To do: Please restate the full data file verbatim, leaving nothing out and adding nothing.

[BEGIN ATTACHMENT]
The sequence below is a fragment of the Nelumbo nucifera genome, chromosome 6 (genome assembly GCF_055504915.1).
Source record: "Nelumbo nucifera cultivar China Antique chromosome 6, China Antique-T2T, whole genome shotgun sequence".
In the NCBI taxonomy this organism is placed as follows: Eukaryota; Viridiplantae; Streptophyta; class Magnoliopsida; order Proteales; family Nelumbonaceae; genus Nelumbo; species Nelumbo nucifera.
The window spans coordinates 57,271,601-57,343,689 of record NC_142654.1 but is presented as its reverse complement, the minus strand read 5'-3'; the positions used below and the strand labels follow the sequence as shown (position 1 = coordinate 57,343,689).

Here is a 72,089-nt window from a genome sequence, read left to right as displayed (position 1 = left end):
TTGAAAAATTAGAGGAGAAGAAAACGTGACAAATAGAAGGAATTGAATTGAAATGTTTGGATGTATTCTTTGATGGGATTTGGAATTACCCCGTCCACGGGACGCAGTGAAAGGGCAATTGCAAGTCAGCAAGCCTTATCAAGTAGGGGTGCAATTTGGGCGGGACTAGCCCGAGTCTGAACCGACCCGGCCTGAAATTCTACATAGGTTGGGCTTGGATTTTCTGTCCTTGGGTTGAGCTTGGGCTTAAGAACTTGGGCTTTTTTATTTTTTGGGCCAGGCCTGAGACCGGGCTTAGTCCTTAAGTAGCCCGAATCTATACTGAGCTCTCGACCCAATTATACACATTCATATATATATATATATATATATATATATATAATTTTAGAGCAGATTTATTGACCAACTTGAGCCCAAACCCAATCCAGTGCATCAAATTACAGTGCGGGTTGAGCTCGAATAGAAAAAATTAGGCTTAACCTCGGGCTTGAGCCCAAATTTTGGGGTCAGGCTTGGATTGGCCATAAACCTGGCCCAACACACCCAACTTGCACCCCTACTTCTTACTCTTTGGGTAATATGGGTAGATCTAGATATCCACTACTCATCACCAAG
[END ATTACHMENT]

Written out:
The sequence below is a fragment of the Nelumbo nucifera genome, chromosome 6 (genome assembly GCF_055504915.1).
Source record: "Nelumbo nucifera cultivar China Antique chromosome 6, China Antique-T2T, whole genome shotgun sequence".
In the NCBI taxonomy this organism is placed as follows: Eukaryota; Viridiplantae; Streptophyta; class Magnoliopsida; order Proteales; family Nelumbonaceae; genus Nelumbo; species Nelumbo nucifera.
The window spans coordinates 57,271,601-57,343,689 of record NC_142654.1 but is presented as its reverse complement, the minus strand read 5'-3'; the positions used below and the strand labels follow the sequence as shown (position 1 = coordinate 57,343,689).

Here is a 72,089-nt window from a genome sequence, read left to right as displayed (position 1 = left end):
TTGAAAAATTAGAGGAGAAGAAAACGTGACAAATAGAAGGAATTGAATTGAAATGTTTGGATGTATTCTTTGATGGGATTTGGAATTACCCCGTCCACGGGACGCAGTGAAAGGGCAATTGCAAGTCAGCAAGCCTTATCAAGTAGGGGTGCAATTTGGGCGGGACTAGCCCGAGTCTGAACCGACCCGGCCTGAAATTCTACATAGGTTGGGCTTGGATTTTCTGTCCTTGGGTTGAGCTTGGGCTTAAGAACTTGGGCTTTTTTATTTTTTGGGCCAGGCCTGAGACCGGGCTTAGTCCTTAAGTAGCCCGAATCTATACTGAGCTCTCGACCCAATTATACACATTCATATATATATATATATATATATATATATATAATTTTAGAGCAGATTTATTGACCAACTTGAGCCCAAACCCAATCCAGTGCATCAAATTACAGTGCGGGTTGAGCTCGAATAGAAAAAATTAGGCTTAACCTCGGGCTTGAGCCCAAATTTTGGGGTCAGGCTTGGATTGGCCATAAACCTGGCCCAACACACCCAACTTGCACCCCTACTTCTTACTCTTTGGGTAATATGGGTAGATCTAGATATCCACTACTCATCACCAAG